James M. Crawford,
MD, PhD, FCAP
James M. Crawford, MD, PhD, FCAP, came to North Shore-LIJ (NSLIJ) Health System in New York in 2009, when coordinated care was just picking up steam. He joined a forward-looking health system intent upon building a model-integrated health care network in a service area of 7 million patients.
Shortly after arriving from the University of Florida Medical Center at Gainesville, where he had chaired the Department of Pathology, Immunology, and Laboratory Medicine, Dr. Crawford took responsibility for investigating the reasons for highly variable blood utilization across NSLIJ sites of care. In such a huge system (16 hospitals/2,400 physicians), small ripples could have a large impact. Did the numbers reflect higher clinical acuity at some sites versus others? Or was NSLIJ as a whole overutilizing blood products?
Dr. Crawford is senior vice president for laboratory services for the entire NSLIJ Health System as well as professor and chair, Department of Pathology, Hofstra NSLIJ School of Medicine, and medical director of the clinical laboratory for the system's largest hospital, North Shore University Hospital (NSUH). He was well prepared to effect change in an already dynamic environment.
A new division of blood banking and transfusion medicine was created in 2009 for the health system, and seniorlevel blood bank physicians were
recruited. As a first step, NSLIJ improved its procurement posture by making blood product purchases as an integrated health system. The critical piece, however, was tied to behavior. How did sitespecific blood utilization practices come into play?
Multidisciplinary meetings with orthopedic surgeons, thoracic surgeons, obstetricians, oncologists, hospitalists, and general physicians (adult and pediatric) gave the blood bank team the insights required to evaluate utilization practices. The pathologists worked to standardize criteria for blood product
utilization and established servicespecific blood management programs. NSLIJ Health System blood expenditures dropped from $29.5 million in 2008 to $21.6 million in 2012. In those same four years, blood-product costs per adjusted discharge dropped from $129 to $76 systemwide. At the largest hospital alone (NSUH), blood product costs per adjusted discharge dropped from $201 in 2008 to $92 in 2012.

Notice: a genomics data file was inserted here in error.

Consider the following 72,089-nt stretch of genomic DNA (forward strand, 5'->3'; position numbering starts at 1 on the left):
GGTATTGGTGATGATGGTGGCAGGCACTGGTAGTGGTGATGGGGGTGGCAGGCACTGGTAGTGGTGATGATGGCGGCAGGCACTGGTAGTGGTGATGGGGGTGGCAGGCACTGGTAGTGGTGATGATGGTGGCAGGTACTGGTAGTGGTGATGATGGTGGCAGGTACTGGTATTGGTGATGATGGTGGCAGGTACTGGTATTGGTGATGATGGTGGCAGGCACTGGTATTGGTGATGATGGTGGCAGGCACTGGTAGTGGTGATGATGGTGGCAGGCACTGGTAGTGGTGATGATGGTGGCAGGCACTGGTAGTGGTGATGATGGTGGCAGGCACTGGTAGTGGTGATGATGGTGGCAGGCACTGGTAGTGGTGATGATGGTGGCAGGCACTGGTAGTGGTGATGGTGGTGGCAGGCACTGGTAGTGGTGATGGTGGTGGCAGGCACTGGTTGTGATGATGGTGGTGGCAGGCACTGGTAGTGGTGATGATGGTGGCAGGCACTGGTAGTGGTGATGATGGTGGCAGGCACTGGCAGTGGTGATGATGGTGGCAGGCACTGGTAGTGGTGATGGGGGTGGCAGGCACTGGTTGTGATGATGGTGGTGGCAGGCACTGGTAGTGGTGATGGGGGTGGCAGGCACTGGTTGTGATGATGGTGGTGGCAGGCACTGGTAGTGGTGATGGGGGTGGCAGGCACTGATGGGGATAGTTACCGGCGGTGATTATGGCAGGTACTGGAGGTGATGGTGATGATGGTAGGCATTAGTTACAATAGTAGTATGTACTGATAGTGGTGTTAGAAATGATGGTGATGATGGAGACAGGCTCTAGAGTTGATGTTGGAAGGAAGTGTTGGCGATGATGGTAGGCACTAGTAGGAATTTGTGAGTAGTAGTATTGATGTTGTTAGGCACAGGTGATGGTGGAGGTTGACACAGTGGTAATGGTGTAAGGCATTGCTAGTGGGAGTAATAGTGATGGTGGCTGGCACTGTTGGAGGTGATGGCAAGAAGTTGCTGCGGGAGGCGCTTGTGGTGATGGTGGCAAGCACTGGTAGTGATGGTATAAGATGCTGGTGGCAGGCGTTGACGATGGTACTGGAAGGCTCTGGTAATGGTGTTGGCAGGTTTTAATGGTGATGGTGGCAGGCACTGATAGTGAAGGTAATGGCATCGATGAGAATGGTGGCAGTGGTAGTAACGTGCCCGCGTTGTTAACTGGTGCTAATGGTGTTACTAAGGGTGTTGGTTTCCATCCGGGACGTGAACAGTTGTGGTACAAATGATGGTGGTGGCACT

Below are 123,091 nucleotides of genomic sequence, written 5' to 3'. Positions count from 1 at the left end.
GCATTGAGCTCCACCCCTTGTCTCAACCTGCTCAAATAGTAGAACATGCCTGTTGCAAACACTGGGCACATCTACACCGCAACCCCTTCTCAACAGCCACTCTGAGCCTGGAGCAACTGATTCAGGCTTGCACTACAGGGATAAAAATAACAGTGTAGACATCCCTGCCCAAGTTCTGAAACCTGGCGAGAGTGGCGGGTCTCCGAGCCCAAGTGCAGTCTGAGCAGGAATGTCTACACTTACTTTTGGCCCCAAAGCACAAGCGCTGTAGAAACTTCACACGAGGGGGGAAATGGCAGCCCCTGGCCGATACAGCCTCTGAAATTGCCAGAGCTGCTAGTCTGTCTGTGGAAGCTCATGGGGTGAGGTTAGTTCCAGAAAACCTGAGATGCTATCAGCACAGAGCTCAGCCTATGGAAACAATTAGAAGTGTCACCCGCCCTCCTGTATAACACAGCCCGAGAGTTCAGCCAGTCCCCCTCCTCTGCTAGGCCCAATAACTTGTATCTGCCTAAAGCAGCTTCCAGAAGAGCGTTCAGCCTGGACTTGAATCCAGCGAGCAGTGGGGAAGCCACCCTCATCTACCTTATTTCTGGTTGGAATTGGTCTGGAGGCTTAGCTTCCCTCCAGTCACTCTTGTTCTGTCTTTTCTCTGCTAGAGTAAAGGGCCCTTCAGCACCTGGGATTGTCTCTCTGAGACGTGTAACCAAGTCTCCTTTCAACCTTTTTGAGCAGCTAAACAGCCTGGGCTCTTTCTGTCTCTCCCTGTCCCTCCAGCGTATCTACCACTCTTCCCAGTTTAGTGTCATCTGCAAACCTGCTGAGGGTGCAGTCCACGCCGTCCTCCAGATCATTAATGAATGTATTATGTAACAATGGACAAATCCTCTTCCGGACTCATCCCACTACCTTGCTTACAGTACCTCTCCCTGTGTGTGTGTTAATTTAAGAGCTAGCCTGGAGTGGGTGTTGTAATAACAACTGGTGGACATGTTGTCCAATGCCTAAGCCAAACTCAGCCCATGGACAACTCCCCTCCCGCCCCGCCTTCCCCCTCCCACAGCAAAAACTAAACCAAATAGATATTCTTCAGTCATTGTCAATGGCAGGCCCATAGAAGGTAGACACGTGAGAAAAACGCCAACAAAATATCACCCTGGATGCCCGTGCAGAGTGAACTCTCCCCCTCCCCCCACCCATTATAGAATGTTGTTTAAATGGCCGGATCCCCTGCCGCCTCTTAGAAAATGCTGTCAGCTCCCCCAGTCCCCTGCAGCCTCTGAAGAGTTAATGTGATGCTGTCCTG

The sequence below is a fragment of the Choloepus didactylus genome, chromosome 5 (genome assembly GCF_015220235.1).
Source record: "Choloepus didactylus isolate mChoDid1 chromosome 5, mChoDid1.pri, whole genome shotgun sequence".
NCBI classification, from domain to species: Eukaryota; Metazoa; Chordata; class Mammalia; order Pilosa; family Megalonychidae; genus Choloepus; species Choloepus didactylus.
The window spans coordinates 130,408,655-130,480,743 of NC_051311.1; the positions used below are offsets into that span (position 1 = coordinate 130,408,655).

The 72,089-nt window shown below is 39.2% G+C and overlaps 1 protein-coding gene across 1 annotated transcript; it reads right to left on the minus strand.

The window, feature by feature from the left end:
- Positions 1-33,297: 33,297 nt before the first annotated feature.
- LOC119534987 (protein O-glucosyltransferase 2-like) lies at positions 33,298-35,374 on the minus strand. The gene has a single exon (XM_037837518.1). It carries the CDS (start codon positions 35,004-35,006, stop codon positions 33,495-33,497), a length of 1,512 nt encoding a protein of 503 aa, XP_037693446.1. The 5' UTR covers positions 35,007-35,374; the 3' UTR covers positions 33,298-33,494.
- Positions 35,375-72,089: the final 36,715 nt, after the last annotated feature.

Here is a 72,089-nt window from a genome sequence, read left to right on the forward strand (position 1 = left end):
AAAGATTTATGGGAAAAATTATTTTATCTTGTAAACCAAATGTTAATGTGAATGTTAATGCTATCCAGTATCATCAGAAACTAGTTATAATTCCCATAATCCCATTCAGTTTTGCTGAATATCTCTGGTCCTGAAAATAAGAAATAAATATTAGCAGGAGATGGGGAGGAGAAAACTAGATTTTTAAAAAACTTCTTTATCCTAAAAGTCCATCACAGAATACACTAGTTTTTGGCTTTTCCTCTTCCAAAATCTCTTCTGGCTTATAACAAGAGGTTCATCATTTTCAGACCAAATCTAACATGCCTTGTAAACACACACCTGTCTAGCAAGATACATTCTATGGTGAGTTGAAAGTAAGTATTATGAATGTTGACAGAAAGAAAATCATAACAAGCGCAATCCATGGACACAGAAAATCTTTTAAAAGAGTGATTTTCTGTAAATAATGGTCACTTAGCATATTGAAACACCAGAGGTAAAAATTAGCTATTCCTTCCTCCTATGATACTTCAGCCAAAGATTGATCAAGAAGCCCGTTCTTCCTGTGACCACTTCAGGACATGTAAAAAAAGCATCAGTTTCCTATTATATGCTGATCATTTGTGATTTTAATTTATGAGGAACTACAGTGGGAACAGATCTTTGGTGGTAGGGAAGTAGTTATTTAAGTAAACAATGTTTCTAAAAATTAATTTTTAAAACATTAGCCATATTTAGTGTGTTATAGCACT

The change in procurement pricing accounted for about 30% of the savings, Dr. Crawford says, but standardization and management of utilization brought in the rest. Dollars are quick measures, he adds, but improvements in patient safety are the more meaningful outcomes: decreased risk of transfusion reactions, decreased likelihood to form antibodies (which affects recipients' risk in receiving future transfusions), and decreased opportunity for human error in the dispensing of blood products.
Another innovation in the hospital-based environment was identified by complaints about understaffing and wait times for preadmission and "walk-in" blood draws at the ambulatory draw-station of NSUH. The four full-time phlebotomists were unable to handle peak loads. With the support of hospital administration, these phlebotomists were absorbed into the 132-person, system-based phlebotomy service run by the laboratory service line, which enabled successful cross-support for handling peak-load phlebotomy times at NSUH and expansion of hours for the ambulatory draw-station. As a result, blood samples throughout NSUH were drawn and received by the laboratory on a timelier basis; and at the ambulatory draw-station, wait-times were eliminated and windows during which "walk-ins" could get their blood drawn were extended.
Properly constructed guidelines can enable pathologists to identify and document those laboratory findings most useful to their clinical partners. Intentional communication within medical teams will further free up physicians' collective bandwidth by creating a continuous feedback loop that informs and educates all parties about how best to share what they know and what they need to know. Patients benefit, efficiencies multiply, economies emerge. People start thinking about doing things differently. And from there, as the saying goes, the sky's the limit.
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